“You have something wrong with you,” His voice sounded concerned and frustrated. Though I’ll have to give my boyfriend credit, no matter how upset he got, he never raised his voice. One of the most patient individuals I know.
“You either need to go to the hospital or call a doctor for help. This can’t continue. Somethings not right with you, you’re up and then you’re down.”
I shrugged, unconcerned by his words, turning back to my painting. A hospital sounded awfully dramatic (says the one who overdosed almost exactly a year ago). Eh, I didn’t need help. He was persistent and kept bringing it up. This is how I found myself a couple of weeks later on a cold January day, making an appointment with a psychiatrist to prove my boyfriend wrong.
Three months later, I was sitting on a couch across from Fred (fake name), outside warm sunshine was pushing out the cold. I was ready to hear it was my boyfriend who was wrong, as I told Fred everything my boyfriend had said. I also readily explained how none of my past therapists ever noticed anything.
Within five minutes I was being handed a diagnosis of bipolar. No, no, I wasn’t that messed up. That’s like a crazy person problem. I’m not crazy.
Shaking my head, I said no way, you’re wrong.
Fred asked some questions and I gave some half-truths. It would take me another year before speaking the full truth. He also pointed out my body language.
I looked down at my bouncing legs, one hand unthreading my sweatshirt, while the other hand continually unzipped my boot. A ball of motion.
Still, I said, no way, you’re wrong.
Fred said I was talking fast and hard to follow at times. Bouncing from idea to idea. I had strange ways to describe things. He suggested I was probably hypomanic or manic at that moment.
Still, I said, no way, you’re wrong.
Determined he pulled out his copy of DSM-5, explaining this was the official guide to diagnosing mental disorders. All I heard was a mental disorder. This wasn’t me.
First, he asked me about any self-inflated self-esteem or grandiose ideas.
Well….well…okay…well…there have been times I felt invincible or have been told my ideas were off the wall. My hand steadily unzipped and zipped my boot.
Second, he asked if I ever had a decreased need for sleep. How did I sleep?
Eh, only a couple of hours. I’ve never really been a good sleeper. As I dropped a gray thread onto the carpet.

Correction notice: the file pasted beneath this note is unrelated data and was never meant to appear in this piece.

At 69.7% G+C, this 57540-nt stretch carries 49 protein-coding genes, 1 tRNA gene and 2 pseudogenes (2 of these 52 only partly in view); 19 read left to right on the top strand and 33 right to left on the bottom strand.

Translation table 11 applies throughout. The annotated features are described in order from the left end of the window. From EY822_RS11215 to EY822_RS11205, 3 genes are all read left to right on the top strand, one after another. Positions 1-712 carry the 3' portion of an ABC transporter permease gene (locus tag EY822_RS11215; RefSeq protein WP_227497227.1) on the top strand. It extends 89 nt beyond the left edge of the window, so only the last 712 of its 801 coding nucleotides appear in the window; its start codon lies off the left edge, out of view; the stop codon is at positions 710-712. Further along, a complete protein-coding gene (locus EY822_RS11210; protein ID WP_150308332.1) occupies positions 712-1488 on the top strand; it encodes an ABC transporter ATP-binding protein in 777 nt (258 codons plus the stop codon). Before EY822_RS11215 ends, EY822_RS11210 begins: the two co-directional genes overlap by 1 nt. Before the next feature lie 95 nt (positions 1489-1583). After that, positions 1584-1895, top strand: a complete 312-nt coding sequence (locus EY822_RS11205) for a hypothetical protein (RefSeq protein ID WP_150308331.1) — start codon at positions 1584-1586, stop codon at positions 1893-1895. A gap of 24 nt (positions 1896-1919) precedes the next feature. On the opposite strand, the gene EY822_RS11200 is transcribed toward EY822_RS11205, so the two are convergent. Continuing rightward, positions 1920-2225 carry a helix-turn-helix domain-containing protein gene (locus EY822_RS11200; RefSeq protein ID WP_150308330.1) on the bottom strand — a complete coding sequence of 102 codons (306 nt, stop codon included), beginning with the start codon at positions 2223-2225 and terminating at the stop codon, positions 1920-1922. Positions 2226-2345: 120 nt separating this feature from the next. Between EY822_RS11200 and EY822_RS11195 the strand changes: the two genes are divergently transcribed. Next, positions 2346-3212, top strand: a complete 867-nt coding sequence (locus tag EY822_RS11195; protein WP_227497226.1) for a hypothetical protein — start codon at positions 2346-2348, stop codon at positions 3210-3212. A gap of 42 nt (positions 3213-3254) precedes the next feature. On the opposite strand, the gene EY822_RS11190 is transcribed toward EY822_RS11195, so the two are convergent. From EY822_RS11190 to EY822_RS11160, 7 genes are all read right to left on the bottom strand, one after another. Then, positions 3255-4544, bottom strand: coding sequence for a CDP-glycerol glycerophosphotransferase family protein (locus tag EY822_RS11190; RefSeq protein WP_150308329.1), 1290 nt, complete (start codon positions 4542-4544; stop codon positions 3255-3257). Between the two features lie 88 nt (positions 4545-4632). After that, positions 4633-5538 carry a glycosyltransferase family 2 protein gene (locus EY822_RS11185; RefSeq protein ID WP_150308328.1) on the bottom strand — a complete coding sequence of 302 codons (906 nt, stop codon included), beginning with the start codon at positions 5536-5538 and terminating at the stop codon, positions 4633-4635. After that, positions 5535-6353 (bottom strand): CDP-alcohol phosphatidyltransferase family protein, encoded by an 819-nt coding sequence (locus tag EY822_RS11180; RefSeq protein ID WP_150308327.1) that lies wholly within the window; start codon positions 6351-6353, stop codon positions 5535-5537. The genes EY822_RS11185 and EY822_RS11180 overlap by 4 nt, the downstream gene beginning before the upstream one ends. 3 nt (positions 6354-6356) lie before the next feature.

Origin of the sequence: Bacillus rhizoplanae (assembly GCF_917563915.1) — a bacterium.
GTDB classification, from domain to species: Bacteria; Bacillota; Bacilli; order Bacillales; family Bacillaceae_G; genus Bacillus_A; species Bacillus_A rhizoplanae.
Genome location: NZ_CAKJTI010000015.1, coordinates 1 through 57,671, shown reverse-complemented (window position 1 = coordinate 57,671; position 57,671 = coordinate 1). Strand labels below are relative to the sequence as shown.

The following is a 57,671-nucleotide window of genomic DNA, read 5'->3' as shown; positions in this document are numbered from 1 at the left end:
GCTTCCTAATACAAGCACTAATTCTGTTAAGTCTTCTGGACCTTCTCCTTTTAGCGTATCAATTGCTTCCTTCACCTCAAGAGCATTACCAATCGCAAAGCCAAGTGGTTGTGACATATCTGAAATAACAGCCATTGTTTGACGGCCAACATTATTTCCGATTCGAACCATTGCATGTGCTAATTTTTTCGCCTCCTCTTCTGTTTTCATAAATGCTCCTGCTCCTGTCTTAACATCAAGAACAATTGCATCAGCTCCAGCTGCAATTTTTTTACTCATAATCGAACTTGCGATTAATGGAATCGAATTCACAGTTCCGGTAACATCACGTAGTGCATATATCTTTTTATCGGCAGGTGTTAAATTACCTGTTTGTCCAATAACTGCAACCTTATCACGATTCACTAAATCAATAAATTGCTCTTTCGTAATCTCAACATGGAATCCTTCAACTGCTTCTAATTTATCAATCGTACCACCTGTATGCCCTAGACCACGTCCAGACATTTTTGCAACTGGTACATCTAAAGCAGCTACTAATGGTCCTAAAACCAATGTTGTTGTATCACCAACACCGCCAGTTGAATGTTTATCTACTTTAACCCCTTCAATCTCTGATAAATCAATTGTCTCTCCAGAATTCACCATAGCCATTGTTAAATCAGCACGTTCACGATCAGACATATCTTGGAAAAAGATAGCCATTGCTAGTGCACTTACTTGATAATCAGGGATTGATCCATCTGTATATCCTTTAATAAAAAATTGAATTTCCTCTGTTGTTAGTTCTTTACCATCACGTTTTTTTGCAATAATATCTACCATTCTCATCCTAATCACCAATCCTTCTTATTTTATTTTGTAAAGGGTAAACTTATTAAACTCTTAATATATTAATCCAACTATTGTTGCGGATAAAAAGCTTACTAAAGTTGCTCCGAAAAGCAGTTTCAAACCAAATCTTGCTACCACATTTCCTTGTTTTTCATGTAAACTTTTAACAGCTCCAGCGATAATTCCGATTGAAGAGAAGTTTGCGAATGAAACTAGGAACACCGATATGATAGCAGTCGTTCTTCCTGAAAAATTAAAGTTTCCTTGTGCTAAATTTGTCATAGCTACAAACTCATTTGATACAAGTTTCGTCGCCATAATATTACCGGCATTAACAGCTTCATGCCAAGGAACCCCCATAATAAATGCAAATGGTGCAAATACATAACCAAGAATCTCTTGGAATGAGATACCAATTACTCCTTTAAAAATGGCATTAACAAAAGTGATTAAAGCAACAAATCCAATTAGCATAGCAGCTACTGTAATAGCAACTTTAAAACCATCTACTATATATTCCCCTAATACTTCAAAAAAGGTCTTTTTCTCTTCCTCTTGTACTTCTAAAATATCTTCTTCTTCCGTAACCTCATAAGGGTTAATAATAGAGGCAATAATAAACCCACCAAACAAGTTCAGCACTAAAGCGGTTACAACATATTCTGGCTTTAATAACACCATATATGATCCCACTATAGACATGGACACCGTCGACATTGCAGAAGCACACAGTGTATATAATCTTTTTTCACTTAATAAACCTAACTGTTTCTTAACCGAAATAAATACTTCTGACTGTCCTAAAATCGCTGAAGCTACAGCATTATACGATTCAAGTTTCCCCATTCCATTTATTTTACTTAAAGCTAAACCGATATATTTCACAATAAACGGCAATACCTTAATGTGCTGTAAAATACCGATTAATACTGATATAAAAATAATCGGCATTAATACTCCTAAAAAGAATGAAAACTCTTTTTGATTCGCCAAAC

Third, he asked if I’ve been more talkative or pressured to keep talking.
Yeah…I’ve been made fun of for being talkative or for talking too fast. My eyes staring past him fixated on the traffic outside.
Fourth, he asked if I ever had a flight of ideas. Do you have a lot of unrelated thoughts?
Well…I can’t sleep because my brain won’t shut up. More gray threads drop onto the carpet.
Fifth, he asked if I got distracted.
Uh…I was diagnosed with ADHD in college. The zipper frantically going up and down as I stared at the brown peeling off the boot.
Sixth, he asked if I engaged in goal-directed activity.
Umm…you mean like that time my boyfriend complained because I was cleaning the house in the middle of the night? My focus shifting towards him in curiosity, these were a lot of questions that were kind of starting to make sense.
The last question he asked was about reckless behavior such as spending or sex.
Stunned, I sat speechless. I felt targeted as I thought about the unexplained out of character behavior, engaging in spending sprees and sex sprees. All the debt. All the shame I felt about my body.
Fred explained these were the seven criteria for mania, three symptoms needed to be present for a diagnosis. He was sure I was at the end of a manic episode. He was also sure I had bipolar and ADHD.
Walking out of his office I drifted past the budding flowers to my car and climbed in. I didn’t know what to do. My world looked different. There was a name for my chaotic confusion in my life. It would take me another seven months to fully accept it all and acknowledge it out loud.
My boyfriend’s words echoed, “You need to go to a hospital.”
Maybe, just maybe I was worse than my mind allowed me to see. Sometimes people are forcing you to get help because they legitimately are concerned, and not because they are out to get me.
Later I would learn of paranoia, which would explain why I constantly felt the one person on my side, had ulterior motives for saying things. I know now both my boyfriend and my therapist are on my side, and their words are designed to help not to hurt. A diagnosis doesn’t mean your crazy, that’s a media-fed stereotype about bipolar.
There is no shame in going to get help. And let me tell you how damn good it felt to find out I was finally normal. Within the word bipolar, I discovered normalcy.